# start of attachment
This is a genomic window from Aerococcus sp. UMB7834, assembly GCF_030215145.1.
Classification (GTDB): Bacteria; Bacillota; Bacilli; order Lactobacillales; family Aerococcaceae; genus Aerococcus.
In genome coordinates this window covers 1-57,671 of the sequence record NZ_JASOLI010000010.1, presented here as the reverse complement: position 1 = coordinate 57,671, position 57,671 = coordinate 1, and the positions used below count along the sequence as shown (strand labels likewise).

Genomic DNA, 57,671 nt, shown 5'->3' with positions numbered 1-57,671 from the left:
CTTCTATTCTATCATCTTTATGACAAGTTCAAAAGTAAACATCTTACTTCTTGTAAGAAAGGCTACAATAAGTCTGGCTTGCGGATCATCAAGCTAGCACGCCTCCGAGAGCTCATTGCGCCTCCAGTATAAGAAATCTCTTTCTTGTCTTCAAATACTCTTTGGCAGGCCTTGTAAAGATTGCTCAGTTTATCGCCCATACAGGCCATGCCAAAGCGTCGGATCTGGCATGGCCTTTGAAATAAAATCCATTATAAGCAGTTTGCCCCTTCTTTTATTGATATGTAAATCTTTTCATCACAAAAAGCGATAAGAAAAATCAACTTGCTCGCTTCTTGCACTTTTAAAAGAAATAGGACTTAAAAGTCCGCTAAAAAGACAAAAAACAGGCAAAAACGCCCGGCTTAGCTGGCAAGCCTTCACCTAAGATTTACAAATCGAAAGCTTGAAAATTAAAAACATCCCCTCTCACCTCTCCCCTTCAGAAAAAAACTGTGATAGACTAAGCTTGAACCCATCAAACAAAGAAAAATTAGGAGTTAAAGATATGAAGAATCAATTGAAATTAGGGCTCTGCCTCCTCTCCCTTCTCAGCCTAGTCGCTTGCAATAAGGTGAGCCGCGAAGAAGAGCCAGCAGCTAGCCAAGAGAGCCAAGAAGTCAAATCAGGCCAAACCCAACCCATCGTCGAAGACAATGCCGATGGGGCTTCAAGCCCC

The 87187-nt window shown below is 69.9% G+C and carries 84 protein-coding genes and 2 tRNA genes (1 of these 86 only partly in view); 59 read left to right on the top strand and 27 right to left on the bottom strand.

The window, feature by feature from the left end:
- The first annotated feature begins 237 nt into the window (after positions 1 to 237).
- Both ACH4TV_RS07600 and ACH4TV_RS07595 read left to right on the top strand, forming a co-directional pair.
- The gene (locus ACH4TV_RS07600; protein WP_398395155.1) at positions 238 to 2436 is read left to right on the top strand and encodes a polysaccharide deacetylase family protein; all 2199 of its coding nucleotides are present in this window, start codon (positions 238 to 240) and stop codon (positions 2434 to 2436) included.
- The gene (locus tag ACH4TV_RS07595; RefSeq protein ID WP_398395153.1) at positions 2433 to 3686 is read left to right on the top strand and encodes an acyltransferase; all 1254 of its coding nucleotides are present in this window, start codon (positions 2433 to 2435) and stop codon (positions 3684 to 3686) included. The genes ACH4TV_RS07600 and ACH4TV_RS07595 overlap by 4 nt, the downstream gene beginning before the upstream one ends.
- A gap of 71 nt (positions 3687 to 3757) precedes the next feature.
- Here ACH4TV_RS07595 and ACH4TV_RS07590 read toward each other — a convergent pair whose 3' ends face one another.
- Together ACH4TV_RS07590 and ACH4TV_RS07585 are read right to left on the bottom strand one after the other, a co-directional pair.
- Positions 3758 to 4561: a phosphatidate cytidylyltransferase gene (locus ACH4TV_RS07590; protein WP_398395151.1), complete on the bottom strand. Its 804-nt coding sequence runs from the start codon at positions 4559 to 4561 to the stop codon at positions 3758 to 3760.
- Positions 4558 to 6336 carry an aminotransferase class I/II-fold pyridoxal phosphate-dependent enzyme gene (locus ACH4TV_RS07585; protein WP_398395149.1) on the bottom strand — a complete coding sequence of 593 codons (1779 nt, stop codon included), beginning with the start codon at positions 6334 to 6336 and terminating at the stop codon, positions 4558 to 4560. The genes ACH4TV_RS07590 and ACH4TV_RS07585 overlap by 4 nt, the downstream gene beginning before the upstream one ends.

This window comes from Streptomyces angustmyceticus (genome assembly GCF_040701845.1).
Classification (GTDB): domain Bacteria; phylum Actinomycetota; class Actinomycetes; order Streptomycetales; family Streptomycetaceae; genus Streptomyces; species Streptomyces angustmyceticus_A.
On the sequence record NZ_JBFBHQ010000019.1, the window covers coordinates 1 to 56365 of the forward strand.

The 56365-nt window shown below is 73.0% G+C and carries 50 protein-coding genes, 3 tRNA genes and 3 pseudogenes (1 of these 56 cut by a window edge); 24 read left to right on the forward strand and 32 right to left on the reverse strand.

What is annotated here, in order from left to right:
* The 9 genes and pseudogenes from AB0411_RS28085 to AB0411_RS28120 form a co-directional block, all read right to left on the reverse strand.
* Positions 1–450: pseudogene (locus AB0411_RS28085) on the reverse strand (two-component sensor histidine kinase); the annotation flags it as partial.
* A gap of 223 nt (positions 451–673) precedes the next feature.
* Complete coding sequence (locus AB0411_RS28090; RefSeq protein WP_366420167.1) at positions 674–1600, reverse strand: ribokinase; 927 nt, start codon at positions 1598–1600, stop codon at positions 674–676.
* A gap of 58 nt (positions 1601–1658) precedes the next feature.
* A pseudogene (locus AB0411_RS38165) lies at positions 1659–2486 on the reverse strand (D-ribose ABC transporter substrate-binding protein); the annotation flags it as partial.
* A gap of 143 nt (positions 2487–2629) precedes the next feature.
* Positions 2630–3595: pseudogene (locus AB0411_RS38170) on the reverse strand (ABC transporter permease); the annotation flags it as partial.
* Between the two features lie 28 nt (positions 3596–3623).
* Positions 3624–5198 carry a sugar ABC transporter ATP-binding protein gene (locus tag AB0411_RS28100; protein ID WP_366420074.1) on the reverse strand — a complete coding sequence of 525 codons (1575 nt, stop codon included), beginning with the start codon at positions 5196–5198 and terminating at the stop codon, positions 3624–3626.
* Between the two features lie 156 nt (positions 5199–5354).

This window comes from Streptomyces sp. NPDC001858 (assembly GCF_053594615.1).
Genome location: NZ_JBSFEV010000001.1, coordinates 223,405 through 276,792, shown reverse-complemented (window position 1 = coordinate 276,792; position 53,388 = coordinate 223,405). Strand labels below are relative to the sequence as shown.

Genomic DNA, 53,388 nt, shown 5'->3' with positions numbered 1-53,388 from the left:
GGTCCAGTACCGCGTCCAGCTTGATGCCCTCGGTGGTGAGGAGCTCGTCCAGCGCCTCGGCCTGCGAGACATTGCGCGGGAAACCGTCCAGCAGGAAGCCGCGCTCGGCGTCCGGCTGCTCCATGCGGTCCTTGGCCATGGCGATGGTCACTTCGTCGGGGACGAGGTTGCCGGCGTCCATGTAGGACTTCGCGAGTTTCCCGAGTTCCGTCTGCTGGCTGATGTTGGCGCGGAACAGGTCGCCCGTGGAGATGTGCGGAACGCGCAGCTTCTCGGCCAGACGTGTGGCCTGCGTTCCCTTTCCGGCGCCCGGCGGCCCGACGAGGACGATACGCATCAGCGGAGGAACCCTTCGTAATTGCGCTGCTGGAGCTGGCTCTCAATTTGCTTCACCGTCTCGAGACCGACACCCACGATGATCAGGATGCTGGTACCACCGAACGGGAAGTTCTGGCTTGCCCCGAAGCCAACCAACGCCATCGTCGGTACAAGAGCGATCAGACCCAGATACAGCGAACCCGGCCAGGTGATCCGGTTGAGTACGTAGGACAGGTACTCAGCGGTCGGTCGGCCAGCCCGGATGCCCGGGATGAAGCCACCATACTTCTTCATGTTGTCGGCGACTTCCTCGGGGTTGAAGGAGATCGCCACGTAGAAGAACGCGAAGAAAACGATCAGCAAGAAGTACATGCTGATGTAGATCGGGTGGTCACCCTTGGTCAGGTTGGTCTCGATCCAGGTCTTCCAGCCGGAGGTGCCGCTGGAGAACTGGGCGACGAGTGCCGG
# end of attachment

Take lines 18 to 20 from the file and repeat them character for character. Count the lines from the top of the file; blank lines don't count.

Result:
Classification (GTDB): domain Bacteria; phylum Actinomycetota; class Actinomycetes; order Streptomycetales; family Streptomycetaceae; genus Streptomyces; species Streptomyces angustmyceticus_A.
On the sequence record NZ_JBFBHQ010000019.1, the window covers coordinates 1 to 56365 of the forward strand.

The 56365-nt window shown below is 73.0% G+C and carries 50 protein-coding genes, 3 tRNA genes and 3 pseudogenes (1 of these 56 cut by a window edge); 24 read left to right on the forward strand and 32 right to left on the reverse strand.